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Call for Papers

Praxis and practices in theology: Current tendencies and challenges

About the conference

In theology and practical theology the recent ”empirical turn” has encouraged comprehensive research into practices in organised and individual forms of religion. This has provided a richer understanding of the practical, social and material side of religious life as a topic for theological reflection. It has also suggested that theological reflection and knowledge is not separate from actual practices, but embedded in them. At the same time, profound questions for theology and practical theology alike have appeared. What does ”practice” refer to in the domain of religious life, and how can it be fruitfully investigated? How can theological understanding and knowledge be understood in terms of praxis, as theory formed and re-formed in practice? And what do these claims imply for empirical studies in theology and practical theology as a constructive and normative enterprise?

In this conference, we discuss and reflect on these questions through key note lectures, paper presentations, debates and informal conversations. We invite scholars from practical theology, theology, and other disciplines interested in these questions, to join us! The conference is targeting a Nordic audience in particular, but welcomes participants from other countries as well!

Call for papers

The so-called “empirical turn” is a current tendency in theology. Empirical studies of various kinds play an increasingly important role in theology in general and in practical theology in particular. This turn is partly intertwined with the more comprehensive ”practical turn”, which has developed in scientific theory and disciplines within the last five to six decades. A growing interest in praxis and practices has therefore been an important manifestation of the broader theological interest in empirical studies.

This is related to a wide set of perspectives. First, it pertains to the study of religious life in terms of practices, understood as social actions and their embodied character as mediated also through language, artefacts, symbols and rituals. This has generated a vast array of studies of concrete practices of religious life, in its organised forms as well as its everyday forms of ”lived religion”. Second, it relates to the significance of the ”practical turn” with regard to theological reflection and understanding. It entails a concentration on the way practice – or praxis, as it is often used in this connection – is also a way of knowing. Here ”praxis” denotes how theological reflection and understanding are enacted through and partly constituted by social and material interactions, and how it therefore also poses a challenge to theology. And third, this interest in the field of praxis and practices is related to the idea that the normative dimension of theology is not located in the rational mind and cognition as something separate from the social world and its practices. Quite on the contrary, it is embedded in it. Consequently, empirical research in theology is not conceived in contrast to theology as a normative enterprise, but as an integral part of it.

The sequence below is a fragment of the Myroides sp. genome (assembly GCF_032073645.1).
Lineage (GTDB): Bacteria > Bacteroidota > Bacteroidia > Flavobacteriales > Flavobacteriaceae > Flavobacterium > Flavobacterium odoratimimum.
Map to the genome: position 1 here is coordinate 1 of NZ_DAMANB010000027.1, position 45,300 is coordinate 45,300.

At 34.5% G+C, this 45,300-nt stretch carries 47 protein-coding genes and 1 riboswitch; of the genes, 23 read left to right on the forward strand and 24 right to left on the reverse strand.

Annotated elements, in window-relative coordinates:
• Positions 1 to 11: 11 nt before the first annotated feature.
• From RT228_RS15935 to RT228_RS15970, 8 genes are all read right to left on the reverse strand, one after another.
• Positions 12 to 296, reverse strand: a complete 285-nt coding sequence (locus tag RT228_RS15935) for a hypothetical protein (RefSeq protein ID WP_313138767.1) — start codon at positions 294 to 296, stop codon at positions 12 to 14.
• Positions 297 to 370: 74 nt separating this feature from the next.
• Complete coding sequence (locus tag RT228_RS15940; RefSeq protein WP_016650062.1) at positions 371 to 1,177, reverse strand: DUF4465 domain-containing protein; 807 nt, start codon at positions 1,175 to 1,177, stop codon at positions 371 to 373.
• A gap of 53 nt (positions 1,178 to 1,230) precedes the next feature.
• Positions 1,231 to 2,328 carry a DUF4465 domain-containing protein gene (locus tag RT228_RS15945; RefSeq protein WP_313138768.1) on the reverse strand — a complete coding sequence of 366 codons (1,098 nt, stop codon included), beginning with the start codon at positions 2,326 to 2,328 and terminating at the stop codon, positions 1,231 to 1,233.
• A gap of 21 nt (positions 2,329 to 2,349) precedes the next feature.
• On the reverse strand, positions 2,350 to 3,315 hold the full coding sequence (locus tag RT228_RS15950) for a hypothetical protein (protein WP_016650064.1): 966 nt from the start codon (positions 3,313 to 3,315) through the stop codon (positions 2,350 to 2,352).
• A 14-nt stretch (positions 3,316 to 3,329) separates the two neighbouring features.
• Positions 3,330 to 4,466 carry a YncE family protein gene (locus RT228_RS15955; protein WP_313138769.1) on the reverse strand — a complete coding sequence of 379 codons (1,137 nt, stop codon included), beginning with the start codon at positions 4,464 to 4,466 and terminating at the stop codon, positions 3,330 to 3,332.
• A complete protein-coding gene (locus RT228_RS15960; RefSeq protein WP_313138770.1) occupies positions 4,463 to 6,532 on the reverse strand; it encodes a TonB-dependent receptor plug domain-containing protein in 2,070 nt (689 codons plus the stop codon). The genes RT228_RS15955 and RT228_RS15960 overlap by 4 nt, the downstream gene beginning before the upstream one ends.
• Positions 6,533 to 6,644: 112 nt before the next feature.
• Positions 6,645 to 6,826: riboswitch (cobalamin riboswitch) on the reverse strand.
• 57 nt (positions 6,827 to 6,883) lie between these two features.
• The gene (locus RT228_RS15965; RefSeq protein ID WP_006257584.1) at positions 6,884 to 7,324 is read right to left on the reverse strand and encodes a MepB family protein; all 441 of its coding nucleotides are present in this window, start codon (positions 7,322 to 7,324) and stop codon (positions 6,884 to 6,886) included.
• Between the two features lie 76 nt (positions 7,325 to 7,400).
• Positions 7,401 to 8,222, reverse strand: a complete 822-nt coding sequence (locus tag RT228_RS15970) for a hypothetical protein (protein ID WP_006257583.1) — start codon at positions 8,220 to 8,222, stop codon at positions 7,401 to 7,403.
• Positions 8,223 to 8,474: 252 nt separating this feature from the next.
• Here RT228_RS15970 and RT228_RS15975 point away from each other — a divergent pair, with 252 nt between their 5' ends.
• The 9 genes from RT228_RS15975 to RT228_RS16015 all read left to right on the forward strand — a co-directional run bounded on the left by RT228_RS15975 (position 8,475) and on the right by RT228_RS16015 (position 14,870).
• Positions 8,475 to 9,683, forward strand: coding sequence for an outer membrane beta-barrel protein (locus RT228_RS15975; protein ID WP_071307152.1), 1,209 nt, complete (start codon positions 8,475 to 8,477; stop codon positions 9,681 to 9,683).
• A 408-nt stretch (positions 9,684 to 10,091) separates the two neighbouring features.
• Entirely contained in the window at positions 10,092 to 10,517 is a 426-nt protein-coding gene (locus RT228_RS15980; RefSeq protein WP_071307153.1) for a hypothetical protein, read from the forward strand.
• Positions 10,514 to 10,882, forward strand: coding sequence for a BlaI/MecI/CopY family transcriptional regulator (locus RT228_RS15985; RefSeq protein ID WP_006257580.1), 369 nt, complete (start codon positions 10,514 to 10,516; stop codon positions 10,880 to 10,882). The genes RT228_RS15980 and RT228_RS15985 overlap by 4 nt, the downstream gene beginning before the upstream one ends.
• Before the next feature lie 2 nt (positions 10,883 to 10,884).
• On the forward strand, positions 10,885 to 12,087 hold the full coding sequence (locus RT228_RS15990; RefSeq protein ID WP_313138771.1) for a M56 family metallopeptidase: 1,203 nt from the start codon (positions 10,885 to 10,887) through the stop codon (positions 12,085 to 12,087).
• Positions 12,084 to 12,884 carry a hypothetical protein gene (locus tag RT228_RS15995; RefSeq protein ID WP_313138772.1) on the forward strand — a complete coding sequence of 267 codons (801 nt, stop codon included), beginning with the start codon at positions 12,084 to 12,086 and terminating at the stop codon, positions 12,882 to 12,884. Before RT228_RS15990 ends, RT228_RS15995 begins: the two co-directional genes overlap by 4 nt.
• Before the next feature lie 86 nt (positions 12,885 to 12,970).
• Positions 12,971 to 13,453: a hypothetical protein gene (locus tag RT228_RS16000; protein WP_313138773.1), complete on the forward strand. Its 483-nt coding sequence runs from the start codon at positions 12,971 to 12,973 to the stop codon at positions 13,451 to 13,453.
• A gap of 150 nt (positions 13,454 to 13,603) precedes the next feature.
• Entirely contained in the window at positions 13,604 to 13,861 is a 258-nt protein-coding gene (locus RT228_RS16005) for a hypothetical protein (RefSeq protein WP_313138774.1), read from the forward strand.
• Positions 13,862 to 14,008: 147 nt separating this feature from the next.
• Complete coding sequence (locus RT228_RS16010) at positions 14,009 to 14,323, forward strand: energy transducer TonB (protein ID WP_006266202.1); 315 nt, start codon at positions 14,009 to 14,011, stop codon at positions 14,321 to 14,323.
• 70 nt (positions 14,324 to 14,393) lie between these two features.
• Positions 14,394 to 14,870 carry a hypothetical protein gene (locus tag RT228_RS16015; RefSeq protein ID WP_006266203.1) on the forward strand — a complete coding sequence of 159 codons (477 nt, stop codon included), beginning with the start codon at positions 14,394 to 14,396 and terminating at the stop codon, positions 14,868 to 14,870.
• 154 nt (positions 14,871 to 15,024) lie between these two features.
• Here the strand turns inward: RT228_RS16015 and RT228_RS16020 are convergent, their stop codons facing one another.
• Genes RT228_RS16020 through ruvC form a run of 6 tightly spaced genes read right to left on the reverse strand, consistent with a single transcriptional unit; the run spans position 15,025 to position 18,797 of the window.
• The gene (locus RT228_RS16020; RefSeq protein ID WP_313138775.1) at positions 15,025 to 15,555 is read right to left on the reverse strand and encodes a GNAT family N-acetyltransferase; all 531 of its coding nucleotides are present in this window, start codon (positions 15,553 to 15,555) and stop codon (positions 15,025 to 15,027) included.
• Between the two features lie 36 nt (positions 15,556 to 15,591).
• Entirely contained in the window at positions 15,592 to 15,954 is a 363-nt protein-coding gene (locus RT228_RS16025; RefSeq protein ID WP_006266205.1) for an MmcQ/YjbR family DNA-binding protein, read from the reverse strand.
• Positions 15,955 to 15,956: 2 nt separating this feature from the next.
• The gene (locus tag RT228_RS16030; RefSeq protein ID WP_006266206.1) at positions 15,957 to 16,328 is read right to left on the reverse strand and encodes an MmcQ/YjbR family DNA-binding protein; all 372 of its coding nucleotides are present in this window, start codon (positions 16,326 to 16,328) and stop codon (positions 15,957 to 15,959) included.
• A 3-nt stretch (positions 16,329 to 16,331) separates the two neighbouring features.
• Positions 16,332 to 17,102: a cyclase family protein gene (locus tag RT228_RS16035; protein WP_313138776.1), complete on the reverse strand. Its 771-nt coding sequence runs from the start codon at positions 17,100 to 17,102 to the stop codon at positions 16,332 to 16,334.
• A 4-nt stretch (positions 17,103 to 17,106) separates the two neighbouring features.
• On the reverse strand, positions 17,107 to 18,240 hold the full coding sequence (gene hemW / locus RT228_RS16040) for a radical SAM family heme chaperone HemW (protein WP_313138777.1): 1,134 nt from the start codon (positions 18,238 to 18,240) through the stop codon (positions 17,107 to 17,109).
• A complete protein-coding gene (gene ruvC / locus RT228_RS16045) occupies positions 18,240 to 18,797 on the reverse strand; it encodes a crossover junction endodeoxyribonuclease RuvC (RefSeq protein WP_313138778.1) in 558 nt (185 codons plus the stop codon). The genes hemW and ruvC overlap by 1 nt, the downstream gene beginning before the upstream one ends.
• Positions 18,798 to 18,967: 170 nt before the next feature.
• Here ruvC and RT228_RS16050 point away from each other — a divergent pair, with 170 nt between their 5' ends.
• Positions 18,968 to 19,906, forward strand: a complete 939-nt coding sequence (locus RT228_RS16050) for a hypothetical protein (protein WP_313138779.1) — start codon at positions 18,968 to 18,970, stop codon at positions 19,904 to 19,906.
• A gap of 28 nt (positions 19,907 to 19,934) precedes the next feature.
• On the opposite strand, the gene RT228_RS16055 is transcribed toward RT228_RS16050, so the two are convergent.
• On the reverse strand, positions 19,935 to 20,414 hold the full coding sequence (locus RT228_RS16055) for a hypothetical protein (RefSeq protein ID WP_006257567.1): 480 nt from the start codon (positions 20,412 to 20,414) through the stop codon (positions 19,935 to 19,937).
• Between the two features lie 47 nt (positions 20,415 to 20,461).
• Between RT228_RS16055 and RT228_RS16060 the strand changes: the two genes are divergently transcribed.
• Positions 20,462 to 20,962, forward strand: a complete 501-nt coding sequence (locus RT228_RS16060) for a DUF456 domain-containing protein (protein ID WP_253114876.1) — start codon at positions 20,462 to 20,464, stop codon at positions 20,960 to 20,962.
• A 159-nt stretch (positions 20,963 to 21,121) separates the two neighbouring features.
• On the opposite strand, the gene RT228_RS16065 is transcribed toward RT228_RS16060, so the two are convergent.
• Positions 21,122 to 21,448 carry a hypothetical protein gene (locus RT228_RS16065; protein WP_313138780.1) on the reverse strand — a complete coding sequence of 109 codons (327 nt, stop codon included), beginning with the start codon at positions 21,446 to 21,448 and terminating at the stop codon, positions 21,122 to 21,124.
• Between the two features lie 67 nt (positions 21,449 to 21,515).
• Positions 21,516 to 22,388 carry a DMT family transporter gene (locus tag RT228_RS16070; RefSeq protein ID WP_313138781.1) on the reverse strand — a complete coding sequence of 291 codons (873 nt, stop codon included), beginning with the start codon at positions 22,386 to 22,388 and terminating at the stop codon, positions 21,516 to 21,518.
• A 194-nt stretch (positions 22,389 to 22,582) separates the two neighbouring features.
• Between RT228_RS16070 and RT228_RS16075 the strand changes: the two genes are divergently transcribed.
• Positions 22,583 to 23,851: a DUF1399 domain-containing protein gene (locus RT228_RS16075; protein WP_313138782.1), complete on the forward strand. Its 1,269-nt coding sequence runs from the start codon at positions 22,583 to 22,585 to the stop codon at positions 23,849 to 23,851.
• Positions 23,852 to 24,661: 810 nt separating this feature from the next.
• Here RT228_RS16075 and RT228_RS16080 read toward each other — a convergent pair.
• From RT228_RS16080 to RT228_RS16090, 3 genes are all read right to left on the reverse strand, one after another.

However, these interests in praxis and practices have also generated a number of pervasive questions. What do we understand by practice and praxis respectively? To the extent that ”practice” refers to units of planned social interaction, including its material dimensions, how do we describe and research it? And how is the study of traditional practices of organised Christian religion related to the study of individualised and everyday religious practices, in the theological as well as practical theological enterprise? How can other academic fields, such as social sciences and interdisciplinary approaches, play a role in a theological investigation of praxis and practice-related topics? And how do we develop the interrelation and intertwinement between empirical and normative research in theology and practical theology, and perhaps in other academic disciplines with a strong, normative tradition?

These are among the questions we pose for reflection and discussion in the conference.

We welcome papers from practical theology and the other theological disciplines, as well as other academic disciplines addressing topics related to the above description, including:

  • Conceptual, methodological and theoretical discussions of the categories of praxis and practice
  • Case-studies of religious practices
  • New religious practices as a topic for theology and practical theology
  • Praxis and practices as enacted / embodied theologies
  • Historical studies of religious practices
  • The relation between empirical and normative research in theology, practical theology and other disciplines
  • Implications for theological teaching and education
  • Praxis and practice as perceived within different theological disciplines
  • In addition, there will be an open channel for PhD students to present their research in the area of practice and theology and / or within practical theology that might fall outside the scope of these topics.


Deadline for submission of paper abstracts: 15 June, 2016

Format: max. 200 words


Paper abstracts should be sent to:


Those who submit their paper abstracts within the deadline will receive a response by 1 July, 2016


Paper abstracts will be made available on the conference website 15 September, 2016